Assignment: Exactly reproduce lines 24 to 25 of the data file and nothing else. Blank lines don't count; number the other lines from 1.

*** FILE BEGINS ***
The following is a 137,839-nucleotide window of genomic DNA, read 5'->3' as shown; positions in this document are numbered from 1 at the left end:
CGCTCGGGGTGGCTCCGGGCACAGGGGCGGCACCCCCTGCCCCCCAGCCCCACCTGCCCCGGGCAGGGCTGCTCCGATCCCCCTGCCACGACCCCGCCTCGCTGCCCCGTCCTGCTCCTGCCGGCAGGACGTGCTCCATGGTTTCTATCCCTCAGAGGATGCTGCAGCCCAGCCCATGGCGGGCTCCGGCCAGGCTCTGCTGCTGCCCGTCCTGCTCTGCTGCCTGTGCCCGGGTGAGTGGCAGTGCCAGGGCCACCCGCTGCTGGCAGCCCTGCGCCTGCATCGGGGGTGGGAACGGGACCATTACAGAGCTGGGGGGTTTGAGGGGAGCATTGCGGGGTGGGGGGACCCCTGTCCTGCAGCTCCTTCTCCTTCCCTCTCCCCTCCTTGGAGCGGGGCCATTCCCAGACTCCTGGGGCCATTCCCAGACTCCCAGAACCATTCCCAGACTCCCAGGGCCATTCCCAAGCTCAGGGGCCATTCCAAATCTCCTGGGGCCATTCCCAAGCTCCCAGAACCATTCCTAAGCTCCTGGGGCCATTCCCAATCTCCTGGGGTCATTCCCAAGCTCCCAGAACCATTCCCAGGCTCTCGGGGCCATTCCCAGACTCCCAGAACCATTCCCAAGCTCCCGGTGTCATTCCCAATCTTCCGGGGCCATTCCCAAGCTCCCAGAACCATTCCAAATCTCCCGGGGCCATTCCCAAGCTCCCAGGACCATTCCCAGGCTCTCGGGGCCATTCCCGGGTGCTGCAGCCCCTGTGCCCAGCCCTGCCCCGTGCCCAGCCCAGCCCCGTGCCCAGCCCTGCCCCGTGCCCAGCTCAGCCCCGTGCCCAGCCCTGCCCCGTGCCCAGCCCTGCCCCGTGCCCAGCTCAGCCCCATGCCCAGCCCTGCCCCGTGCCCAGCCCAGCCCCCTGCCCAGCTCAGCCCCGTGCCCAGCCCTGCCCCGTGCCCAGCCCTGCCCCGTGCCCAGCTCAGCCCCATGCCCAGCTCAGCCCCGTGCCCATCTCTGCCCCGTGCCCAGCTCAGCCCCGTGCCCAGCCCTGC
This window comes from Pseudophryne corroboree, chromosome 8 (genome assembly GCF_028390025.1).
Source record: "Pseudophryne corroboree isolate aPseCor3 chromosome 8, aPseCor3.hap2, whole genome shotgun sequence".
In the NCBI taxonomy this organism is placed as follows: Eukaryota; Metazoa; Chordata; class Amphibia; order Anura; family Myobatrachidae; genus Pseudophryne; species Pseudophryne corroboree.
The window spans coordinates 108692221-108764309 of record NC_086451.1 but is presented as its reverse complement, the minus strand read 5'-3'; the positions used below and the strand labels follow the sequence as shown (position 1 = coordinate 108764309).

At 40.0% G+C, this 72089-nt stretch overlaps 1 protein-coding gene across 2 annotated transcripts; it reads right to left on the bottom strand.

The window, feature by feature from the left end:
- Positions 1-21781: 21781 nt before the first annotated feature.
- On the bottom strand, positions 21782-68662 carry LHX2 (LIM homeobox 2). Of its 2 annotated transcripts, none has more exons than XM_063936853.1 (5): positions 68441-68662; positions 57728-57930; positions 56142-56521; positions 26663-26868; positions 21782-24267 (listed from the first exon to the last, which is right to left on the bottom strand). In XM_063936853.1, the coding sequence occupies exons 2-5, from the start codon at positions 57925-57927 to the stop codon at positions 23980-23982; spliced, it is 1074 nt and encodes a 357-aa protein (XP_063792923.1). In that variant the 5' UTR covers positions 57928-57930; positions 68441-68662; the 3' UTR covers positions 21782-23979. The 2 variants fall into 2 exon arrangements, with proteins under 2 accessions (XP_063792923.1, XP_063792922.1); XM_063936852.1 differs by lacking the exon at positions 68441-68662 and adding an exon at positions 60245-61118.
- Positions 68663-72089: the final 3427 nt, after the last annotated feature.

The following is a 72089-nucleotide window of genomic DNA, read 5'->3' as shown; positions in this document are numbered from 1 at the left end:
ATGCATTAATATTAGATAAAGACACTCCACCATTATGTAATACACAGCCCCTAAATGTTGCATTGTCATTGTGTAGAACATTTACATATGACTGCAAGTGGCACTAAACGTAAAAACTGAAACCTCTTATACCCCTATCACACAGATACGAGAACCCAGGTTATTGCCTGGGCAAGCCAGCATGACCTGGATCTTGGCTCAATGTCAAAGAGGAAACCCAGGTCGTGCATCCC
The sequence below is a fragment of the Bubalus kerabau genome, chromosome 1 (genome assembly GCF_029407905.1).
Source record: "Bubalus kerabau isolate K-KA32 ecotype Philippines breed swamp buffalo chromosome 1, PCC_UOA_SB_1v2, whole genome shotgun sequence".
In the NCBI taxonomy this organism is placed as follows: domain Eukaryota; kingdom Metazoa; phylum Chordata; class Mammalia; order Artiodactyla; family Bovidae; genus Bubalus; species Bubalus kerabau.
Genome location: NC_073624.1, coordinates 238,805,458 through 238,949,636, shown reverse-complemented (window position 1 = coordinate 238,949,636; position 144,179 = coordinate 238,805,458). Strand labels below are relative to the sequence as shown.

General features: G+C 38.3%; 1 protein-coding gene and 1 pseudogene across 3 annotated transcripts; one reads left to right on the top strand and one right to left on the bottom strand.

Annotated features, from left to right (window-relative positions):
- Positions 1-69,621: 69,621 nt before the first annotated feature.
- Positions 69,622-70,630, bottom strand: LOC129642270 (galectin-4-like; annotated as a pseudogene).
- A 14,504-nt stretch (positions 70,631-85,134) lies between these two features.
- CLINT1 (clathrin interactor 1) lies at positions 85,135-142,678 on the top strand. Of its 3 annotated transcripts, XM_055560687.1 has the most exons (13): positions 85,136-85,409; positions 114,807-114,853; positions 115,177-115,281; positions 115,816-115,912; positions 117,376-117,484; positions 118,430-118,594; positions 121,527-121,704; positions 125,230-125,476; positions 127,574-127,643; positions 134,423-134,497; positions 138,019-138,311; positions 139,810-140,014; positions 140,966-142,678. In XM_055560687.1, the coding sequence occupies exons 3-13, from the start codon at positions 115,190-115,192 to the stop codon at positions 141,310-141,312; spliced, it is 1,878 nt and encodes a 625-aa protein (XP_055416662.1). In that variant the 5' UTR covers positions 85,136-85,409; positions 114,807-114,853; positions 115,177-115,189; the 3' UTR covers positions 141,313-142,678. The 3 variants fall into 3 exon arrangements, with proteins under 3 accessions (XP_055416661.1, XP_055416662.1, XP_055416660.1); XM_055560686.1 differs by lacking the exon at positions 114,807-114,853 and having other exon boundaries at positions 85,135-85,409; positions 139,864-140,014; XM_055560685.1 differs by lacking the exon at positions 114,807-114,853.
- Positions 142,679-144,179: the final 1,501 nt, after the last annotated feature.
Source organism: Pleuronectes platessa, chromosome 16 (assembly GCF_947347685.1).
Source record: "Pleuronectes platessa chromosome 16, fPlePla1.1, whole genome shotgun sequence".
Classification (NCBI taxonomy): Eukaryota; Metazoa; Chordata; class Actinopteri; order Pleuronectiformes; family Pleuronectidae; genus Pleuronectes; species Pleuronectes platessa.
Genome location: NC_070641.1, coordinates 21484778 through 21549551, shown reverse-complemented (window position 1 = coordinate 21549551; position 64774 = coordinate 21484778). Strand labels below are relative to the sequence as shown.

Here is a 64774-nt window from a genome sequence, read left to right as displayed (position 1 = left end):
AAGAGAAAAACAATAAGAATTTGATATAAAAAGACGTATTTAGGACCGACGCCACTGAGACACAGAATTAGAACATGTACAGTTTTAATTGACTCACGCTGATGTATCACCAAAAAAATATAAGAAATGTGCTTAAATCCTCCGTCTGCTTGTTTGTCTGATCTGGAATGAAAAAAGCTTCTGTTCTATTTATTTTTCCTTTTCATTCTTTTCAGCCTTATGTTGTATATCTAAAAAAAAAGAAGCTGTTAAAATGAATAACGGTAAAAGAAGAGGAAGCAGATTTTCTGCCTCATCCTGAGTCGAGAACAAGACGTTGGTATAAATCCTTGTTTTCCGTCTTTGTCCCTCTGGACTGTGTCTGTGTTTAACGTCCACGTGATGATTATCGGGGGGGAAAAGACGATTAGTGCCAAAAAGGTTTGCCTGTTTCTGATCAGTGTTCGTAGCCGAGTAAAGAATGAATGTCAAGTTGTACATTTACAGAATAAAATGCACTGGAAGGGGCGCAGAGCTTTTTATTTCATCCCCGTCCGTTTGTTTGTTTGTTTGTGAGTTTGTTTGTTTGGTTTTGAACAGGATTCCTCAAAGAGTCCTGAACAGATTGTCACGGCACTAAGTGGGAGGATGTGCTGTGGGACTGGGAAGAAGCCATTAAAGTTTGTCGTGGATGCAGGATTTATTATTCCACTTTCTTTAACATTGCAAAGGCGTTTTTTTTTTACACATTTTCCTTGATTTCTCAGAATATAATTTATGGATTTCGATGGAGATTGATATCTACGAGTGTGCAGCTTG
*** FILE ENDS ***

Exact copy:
- Positions 142,679-144,179: the final 1,501 nt, after the last annotated feature.
Source organism: Pleuronectes platessa, chromosome 16 (assembly GCF_947347685.1).